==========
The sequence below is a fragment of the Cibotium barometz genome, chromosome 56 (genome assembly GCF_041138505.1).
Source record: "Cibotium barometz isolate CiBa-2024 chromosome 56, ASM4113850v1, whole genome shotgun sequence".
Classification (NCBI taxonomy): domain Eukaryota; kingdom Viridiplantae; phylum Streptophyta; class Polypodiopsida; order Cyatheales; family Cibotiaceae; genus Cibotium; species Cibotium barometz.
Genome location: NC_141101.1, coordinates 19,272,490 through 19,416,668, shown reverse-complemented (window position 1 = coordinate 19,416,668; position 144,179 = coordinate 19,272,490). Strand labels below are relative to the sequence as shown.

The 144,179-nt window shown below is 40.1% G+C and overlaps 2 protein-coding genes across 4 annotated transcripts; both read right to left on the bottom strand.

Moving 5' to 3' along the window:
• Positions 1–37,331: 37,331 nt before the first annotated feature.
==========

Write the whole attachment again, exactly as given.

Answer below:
The sequence below is a fragment of the Cibotium barometz genome, chromosome 56 (genome assembly GCF_041138505.1).
Source record: "Cibotium barometz isolate CiBa-2024 chromosome 56, ASM4113850v1, whole genome shotgun sequence".
Classification (NCBI taxonomy): domain Eukaryota; kingdom Viridiplantae; phylum Streptophyta; class Polypodiopsida; order Cyatheales; family Cibotiaceae; genus Cibotium; species Cibotium barometz.
Genome location: NC_141101.1, coordinates 19,272,490 through 19,416,668, shown reverse-complemented (window position 1 = coordinate 19,416,668; position 144,179 = coordinate 19,272,490). Strand labels below are relative to the sequence as shown.

The 144,179-nt window shown below is 40.1% G+C and overlaps 2 protein-coding genes across 4 annotated transcripts; both read right to left on the bottom strand.

Moving 5' to 3' along the window:
• Positions 1–37,331: 37,331 nt before the first annotated feature.